To the Editor:
Lorne Eckersley’s recent column on radio certainly resonates with me. Growing up in the rural 1940s, radio was our contact with the outside world and I remember cold winter nights when reception was particularly good, learning about the cities of Lethbridge and Calgary, though one had never been there, my father listening to the news (CFCN) presented by the Alberta Wheat Pool. We also received an evening radio program from Montana featuring country music. Those were the days of Lefty Frizzel, Webb Pierce and Hank Snow.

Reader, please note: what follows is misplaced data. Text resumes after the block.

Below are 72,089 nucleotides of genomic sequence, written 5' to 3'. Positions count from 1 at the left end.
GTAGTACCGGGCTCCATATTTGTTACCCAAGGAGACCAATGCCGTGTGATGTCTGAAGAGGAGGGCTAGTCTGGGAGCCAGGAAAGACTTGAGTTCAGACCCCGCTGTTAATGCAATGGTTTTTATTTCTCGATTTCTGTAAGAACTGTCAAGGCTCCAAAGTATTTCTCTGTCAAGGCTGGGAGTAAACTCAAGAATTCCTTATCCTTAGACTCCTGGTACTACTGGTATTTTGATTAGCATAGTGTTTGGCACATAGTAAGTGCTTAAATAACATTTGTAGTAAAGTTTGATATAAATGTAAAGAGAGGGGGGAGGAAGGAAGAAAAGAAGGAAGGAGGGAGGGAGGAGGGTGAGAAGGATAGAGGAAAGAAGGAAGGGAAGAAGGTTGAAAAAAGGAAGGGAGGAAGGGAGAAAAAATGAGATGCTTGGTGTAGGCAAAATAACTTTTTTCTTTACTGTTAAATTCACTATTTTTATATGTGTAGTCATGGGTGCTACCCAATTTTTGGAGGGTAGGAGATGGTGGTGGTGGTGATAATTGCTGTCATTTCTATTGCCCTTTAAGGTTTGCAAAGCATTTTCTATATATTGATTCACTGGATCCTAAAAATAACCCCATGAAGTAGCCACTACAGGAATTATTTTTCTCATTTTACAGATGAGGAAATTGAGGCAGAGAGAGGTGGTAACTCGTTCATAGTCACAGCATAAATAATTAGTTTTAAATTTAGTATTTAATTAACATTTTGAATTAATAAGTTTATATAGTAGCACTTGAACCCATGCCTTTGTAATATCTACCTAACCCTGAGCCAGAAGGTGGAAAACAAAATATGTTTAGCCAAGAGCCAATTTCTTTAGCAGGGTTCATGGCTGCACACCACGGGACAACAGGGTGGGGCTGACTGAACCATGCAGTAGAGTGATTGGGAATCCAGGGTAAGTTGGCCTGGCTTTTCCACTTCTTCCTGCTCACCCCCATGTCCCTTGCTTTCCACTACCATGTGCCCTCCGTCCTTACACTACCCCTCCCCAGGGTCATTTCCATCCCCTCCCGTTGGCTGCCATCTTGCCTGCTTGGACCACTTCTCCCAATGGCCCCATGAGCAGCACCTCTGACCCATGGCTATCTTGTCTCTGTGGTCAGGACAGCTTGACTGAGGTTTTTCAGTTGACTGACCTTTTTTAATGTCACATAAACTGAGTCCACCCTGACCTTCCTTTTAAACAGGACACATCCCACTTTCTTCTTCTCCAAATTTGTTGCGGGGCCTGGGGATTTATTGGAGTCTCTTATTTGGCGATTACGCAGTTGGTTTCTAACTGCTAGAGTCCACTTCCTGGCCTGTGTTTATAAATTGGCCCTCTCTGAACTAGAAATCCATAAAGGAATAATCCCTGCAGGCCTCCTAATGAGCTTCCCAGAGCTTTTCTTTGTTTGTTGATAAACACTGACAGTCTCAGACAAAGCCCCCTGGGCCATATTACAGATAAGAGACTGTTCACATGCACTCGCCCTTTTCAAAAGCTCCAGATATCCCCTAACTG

When I went to the University of Alberta in Edmonton, I immediately joined RadSoc, the radio society that ran the campus radio station. We also produced a one-hour weekly broadcast for CKUA featuring campus events, on site concerts and sporting events.
Later in Toronto, I was more or less prepared for freelance status for various radio programs for CBC.
Today I listen to a variety of radio stations from around the world, RTE (Ireland), Sputnik (Russia), DW (Germany), ABC (Australia) and, of course, BBC, NPR and PRI. There are also CBC archives available and other Canadian shows such as Charles Adler from Winnipeg.
In many ways, radio is still our shortcut to the outside world.